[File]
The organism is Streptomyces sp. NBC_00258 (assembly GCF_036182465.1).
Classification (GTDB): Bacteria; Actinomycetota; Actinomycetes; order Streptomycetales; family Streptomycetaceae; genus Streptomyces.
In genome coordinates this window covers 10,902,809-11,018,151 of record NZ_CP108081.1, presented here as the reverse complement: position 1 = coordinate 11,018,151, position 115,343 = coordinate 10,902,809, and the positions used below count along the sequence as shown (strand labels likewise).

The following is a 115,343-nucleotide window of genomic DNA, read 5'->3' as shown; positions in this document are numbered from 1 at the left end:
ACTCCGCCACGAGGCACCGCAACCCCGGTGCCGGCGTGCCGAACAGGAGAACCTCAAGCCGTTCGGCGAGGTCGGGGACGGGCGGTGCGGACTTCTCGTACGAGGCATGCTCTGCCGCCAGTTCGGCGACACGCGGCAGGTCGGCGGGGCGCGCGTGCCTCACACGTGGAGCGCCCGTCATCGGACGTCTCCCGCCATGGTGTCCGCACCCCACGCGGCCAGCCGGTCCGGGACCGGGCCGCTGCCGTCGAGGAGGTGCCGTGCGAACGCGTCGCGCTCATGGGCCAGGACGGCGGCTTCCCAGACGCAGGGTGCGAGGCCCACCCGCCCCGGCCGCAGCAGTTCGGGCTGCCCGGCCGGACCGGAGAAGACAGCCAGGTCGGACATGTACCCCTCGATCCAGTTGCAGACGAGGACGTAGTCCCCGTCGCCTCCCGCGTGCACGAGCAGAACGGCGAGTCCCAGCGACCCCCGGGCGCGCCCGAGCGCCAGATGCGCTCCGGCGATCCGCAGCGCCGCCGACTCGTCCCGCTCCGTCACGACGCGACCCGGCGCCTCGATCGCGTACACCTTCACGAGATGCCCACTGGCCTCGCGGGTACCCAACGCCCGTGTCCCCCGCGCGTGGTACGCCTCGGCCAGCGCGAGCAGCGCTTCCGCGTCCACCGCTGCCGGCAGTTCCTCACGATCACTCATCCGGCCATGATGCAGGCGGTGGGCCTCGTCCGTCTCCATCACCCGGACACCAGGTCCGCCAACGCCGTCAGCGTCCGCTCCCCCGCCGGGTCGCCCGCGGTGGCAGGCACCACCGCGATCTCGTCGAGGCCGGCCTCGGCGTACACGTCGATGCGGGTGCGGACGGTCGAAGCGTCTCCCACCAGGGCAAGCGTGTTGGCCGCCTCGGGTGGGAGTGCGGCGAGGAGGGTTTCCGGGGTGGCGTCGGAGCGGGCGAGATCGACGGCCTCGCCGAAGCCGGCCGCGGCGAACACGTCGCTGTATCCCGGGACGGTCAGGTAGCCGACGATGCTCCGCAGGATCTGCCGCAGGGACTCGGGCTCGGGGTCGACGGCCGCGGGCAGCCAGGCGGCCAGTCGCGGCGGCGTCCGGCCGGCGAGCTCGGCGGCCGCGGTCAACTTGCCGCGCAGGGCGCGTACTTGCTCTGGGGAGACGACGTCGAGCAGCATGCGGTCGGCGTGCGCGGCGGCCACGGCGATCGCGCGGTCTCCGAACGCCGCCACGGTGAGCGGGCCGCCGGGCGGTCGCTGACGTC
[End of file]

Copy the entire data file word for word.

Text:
The organism is Streptomyces sp. NBC_00258 (assembly GCF_036182465.1).
Classification (GTDB): Bacteria; Actinomycetota; Actinomycetes; order Streptomycetales; family Streptomycetaceae; genus Streptomyces.
In genome coordinates this window covers 10,902,809-11,018,151 of record NZ_CP108081.1, presented here as the reverse complement: position 1 = coordinate 11,018,151, position 115,343 = coordinate 10,902,809, and the positions used below count along the sequence as shown (strand labels likewise).

The following is a 115,343-nucleotide window of genomic DNA, read 5'->3' as shown; positions in this document are numbered from 1 at the left end:
ACTCCGCCACGAGGCACCGCAACCCCGGTGCCGGCGTGCCGAACAGGAGAACCTCAAGCCGTTCGGCGAGGTCGGGGACGGGCGGTGCGGACTTCTCGTACGAGGCATGCTCTGCCGCCAGTTCGGCGACACGCGGCAGGTCGGCGGGGCGCGCGTGCCTCACACGTGGAGCGCCCGTCATCGGACGTCTCCCGCCATGGTGTCCGCACCCCACGCGGCCAGCCGGTCCGGGACCGGGCCGCTGCCGTCGAGGAGGTGCCGTGCGAACGCGTCGCGCTCATGGGCCAGGACGGCGGCTTCCCAGACGCAGGGTGCGAGGCCCACCCGCCCCGGCCGCAGCAGTTCGGGCTGCCCGGCCGGACCGGAGAAGACAGCCAGGTCGGACATGTACCCCTCGATCCAGTTGCAGACGAGGACGTAGTCCCCGTCGCCTCCCGCGTGCACGAGCAGAACGGCGAGTCCCAGCGACCCCCGGGCGCGCCCGAGCGCCAGATGCGCTCCGGCGATCCGCAGCGCCGCCGACTCGTCCCGCTCCGTCACGACGCGACCCGGCGCCTCGATCGCGTACACCTTCACGAGATGCCCACTGGCCTCGCGGGTACCCAACGCCCGTGTCCCCCGCGCGTGGTACGCCTCGGCCAGCGCGAGCAGCGCTTCCGCGTCCACCGCTGCCGGCAGTTCCTCACGATCACTCATCCGGCCATGATGCAGGCGGTGGGCCTCGTCCGTCTCCATCACCCGGACACCAGGTCCGCCAACGCCGTCAGCGTCCGCTCCCCCGCCGGGTCGCCCGCGGTGGCAGGCACCACCGCGATCTCGTCGAGGCCGGCCTCGGCGTACACGTCGATGCGGGTGCGGACGGTCGAAGCGTCTCCCACCAGGGCAAGCGTGTTGGCCGCCTCGGGTGGGAGTGCGGCGAGGAGGGTTTCCGGGGTGGCGTCGGAGCGGGCGAGATCGACGGCCTCGCCGAAGCCGGCCGCGGCGAACACGTCGCTGTATCCCGGGACGGTCAGGTAGCCGACGATGCTCCGCAGGATCTGCCGCAGGGACTCGGGCTCGGGGTCGACGGCCGCGGGCAGCCAGGCGGCCAGTCGCGGCGGCGTCCGGCCGGCGAGCTCGGCGGCCGCGGTCAACTTGCCGCGCAGGGCGCGTACTTGCTCTGGGGAGACGACGTCGAGCAGCATGCGGTCGGCGTGCGCGGCGGCCACGGCGATCGCGCGGTCTCCGAACGCCGCCACGGTGAGCGGGCCGCCGGGCGGTCGCTGACGTC